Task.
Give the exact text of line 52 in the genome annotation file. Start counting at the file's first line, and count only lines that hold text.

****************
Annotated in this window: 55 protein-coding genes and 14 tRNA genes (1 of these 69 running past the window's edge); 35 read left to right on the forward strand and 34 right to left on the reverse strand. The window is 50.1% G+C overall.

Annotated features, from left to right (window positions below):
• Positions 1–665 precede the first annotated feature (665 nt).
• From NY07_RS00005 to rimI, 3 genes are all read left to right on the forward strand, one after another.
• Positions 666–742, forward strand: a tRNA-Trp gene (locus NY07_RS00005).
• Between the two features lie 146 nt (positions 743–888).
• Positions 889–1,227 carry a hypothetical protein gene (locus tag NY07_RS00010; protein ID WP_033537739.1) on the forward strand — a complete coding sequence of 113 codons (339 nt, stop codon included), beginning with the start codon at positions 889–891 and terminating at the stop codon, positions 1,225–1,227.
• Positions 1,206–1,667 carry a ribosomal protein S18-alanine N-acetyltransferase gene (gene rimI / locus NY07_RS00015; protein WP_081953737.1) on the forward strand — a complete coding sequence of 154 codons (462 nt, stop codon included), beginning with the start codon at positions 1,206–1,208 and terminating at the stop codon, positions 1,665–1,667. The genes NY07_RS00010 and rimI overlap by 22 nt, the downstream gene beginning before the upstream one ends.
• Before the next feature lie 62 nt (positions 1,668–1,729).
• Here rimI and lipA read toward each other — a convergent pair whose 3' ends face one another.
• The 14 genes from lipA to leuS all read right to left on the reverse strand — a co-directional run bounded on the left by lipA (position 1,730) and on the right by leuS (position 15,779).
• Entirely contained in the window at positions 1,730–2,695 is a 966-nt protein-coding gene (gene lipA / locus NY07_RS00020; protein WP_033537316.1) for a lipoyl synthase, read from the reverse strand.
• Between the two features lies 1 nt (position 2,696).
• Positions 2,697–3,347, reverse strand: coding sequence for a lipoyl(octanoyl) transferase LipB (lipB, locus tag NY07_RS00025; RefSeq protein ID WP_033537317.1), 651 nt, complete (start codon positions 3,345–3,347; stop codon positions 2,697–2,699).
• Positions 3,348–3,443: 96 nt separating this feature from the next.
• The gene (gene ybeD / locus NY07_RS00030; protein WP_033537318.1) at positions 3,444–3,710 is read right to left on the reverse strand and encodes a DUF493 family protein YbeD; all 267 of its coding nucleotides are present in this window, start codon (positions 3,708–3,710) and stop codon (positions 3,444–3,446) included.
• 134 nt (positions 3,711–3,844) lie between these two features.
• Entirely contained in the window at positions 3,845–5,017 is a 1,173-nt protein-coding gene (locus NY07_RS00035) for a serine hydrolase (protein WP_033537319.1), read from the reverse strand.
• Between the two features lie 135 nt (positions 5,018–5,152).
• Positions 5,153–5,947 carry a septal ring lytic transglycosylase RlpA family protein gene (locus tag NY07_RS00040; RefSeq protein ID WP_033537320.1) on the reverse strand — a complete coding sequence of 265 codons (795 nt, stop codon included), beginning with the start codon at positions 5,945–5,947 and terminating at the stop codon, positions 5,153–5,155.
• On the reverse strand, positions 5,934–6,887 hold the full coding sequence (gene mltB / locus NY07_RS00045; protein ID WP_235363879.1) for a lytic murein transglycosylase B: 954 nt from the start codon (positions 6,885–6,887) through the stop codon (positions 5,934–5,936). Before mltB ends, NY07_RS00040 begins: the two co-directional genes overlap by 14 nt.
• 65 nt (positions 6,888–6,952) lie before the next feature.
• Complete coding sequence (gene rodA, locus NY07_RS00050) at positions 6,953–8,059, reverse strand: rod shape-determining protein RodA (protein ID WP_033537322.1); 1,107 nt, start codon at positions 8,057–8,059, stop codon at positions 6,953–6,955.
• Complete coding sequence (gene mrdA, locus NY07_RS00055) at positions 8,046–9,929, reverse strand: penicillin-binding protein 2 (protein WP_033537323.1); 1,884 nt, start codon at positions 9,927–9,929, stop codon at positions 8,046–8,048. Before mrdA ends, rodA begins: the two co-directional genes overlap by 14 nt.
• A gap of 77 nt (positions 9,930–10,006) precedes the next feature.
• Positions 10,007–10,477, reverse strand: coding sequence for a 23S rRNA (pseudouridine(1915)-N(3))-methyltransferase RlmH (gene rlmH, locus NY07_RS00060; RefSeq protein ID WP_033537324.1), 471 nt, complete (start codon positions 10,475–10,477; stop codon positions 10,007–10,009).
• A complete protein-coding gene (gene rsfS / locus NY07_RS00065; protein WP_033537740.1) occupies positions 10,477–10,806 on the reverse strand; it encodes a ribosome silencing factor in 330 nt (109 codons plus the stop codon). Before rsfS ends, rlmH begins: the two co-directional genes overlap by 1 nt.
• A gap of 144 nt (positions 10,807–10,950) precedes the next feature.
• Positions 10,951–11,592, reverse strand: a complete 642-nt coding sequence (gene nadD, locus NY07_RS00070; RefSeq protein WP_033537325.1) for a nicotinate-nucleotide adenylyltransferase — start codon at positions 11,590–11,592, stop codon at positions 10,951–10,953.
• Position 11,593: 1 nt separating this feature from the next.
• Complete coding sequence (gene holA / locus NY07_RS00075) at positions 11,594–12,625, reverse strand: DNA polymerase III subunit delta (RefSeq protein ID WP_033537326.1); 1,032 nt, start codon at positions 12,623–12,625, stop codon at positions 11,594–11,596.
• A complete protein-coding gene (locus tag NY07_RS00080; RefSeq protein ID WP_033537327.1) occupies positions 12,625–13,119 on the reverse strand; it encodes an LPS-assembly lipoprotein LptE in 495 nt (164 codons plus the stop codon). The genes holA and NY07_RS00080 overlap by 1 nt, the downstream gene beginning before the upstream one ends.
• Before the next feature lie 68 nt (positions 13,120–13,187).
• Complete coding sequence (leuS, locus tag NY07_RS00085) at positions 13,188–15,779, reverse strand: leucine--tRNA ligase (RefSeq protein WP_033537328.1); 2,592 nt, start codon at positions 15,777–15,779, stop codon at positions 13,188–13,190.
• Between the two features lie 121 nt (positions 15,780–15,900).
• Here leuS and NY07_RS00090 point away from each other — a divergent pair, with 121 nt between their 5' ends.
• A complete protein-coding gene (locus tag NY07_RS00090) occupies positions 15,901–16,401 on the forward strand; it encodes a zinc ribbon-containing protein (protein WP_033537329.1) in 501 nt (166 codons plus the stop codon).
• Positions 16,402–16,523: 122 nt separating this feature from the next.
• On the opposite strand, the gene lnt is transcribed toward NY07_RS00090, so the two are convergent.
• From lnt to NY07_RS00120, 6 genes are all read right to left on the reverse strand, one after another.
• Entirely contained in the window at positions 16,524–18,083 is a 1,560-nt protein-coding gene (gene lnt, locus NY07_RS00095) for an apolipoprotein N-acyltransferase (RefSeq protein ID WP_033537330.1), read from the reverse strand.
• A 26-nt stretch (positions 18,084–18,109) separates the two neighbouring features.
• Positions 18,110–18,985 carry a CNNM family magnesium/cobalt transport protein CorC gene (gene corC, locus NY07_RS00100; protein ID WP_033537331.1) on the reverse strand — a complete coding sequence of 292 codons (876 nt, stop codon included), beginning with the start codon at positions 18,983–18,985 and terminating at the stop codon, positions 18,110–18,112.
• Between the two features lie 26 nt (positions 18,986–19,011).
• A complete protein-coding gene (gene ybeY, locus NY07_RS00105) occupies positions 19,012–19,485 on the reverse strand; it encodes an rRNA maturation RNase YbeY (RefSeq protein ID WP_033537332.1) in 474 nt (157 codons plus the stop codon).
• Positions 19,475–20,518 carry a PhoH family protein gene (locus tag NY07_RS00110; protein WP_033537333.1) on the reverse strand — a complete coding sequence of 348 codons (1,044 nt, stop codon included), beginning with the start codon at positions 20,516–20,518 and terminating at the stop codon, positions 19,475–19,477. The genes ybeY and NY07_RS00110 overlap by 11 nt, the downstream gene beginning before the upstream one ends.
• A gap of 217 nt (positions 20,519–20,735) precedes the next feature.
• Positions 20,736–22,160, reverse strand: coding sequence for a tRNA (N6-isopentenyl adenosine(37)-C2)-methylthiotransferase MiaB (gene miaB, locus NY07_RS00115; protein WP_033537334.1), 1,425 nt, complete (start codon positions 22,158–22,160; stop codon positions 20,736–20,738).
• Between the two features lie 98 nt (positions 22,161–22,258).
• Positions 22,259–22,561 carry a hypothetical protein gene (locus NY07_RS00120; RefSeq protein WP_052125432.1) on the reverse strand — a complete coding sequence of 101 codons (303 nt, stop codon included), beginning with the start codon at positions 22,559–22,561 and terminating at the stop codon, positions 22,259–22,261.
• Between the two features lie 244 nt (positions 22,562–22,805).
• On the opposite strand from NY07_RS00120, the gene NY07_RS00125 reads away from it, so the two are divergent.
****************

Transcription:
• On the opposite strand from NY07_RS00120, the gene NY07_RS00125 reads away from it, so the two are divergent.